Many bees will add particulate matter other than pollen to their honey in secret proprietary blends. No one knows exactly what goes into one of these mixtures other than the bees themselves, but it is generally recommended that small children and immuno-compromised individuals do not ingest them for safety reasons. One recipe was notably stolen by humans working in the canning industry to make canned foods taste better, but the recipe in question was revealed afterwards to contain Clostridium botulinum, resulting in a hilarious backfire.
Regardless of whatever these bugs put in honey, almost all humans will agree that it tastes delicious and they want more.
The most obvious use for this kind of bug vomit is to eat it. Humans have been enjoying the sweet, sticky taste of honey for thousands of years, either to sweeten food or as a dipping sauce for Chicken McNuggets. Surprisingly, it has been a relatively minor contributor to the American obesity epidemic, losing out to burgers and bacon. This combined with its all-natural composition means it qualifies as a health food and can be safely consumed in massive quantities.
With the rising cost of honey in recent times due to Colony Collapse Disorder in bees, maple syrup became a widely-used alternative in cooking, with disastrous results. The consequences of using maple syrup in place of honey extend beyond the culinary, including speaking with a Canadian accent or burning one's house down.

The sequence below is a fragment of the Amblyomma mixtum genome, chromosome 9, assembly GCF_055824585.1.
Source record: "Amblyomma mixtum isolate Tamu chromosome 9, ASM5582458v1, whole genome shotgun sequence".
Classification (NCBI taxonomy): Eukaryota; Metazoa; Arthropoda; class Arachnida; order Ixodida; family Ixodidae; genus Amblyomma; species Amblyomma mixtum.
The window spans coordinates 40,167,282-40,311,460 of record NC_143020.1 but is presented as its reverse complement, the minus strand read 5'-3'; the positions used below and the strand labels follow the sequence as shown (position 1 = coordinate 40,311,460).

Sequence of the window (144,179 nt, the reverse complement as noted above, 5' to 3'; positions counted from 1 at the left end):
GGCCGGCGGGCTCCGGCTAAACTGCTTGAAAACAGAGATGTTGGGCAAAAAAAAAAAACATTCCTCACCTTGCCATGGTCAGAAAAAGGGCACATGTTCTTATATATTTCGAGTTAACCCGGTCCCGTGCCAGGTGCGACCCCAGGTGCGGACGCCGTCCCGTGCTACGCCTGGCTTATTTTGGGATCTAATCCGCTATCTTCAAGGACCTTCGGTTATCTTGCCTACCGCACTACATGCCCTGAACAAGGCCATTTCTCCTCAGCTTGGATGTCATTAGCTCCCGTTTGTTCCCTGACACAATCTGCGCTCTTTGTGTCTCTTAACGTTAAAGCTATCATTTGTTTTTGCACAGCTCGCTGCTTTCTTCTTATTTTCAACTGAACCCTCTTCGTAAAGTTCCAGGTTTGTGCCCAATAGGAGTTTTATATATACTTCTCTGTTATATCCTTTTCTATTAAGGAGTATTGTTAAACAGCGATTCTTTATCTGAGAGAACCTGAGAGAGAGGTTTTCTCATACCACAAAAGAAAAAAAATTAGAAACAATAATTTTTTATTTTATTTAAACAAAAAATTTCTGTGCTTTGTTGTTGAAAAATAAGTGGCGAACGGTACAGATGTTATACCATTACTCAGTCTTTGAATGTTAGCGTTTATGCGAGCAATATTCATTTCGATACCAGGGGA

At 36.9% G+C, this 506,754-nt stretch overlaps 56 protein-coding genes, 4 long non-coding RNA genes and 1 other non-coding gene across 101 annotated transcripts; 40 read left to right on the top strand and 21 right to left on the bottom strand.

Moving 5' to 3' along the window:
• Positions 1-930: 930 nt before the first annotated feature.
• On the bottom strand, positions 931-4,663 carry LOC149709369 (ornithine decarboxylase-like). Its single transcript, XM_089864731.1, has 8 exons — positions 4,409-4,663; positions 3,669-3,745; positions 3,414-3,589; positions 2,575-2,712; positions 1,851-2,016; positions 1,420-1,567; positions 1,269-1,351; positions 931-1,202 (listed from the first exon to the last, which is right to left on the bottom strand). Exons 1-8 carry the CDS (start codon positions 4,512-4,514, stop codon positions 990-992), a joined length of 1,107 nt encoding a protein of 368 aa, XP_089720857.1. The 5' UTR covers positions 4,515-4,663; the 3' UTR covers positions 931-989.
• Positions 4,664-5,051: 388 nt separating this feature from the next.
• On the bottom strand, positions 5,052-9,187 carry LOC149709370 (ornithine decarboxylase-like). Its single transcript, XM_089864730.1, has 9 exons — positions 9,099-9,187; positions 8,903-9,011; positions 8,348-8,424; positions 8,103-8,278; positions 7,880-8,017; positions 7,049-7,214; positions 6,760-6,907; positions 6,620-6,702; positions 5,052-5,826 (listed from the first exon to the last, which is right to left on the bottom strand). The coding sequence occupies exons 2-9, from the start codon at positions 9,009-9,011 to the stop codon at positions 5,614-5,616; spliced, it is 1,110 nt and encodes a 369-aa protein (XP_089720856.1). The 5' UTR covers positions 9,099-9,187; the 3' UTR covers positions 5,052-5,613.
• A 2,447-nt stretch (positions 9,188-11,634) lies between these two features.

edit Embalming and preservation
Honey was first harvested by the ancient Egyptians, who marveled at honey's everlasting freshness. Their pharaohs enjoyed honey as a luxurious food for the rich, collected by the poor (who received all the stings associated with the gathering). They liked it so much they often wished to be covered in it after death to provide a sweet treat in the afterlife. Thus, Egyptian priests would remove the organs from their pharaohs' corpses and dunk them in honey, so all parts of the body could taste it and not just the tongue. The honey also helped the toilet paper stick better to the body during mummy creation.
Honey never spoils. Scientists are still unsure why this is so, but it must be because of some advanced time dilation technology bees obtained through close encounters of the third kind with Martians. Honey is sold under an eternal warranty, and is guaranteed to survive the heat death of the universe absent any defects in workmanship. It is a tasty alternative to formaldehyde for preserving biological specimens.
- ↑ This has been verified using carbon dating techniques, and is considered proof that honey never spoils. The original batch is considered a rare treasure and kept locked up in a classified location under 24/7 armed guard to prevent theft.
- ↑ Observe that no beehive has yet been found to include a restroom or even an outhouse.
- ↑ However, a special license from the health department (or a hefty bribe) is required to instate these practices.
- ↑ This is actually the forerunner to the modern practice of dunking chicken nuggets in honey.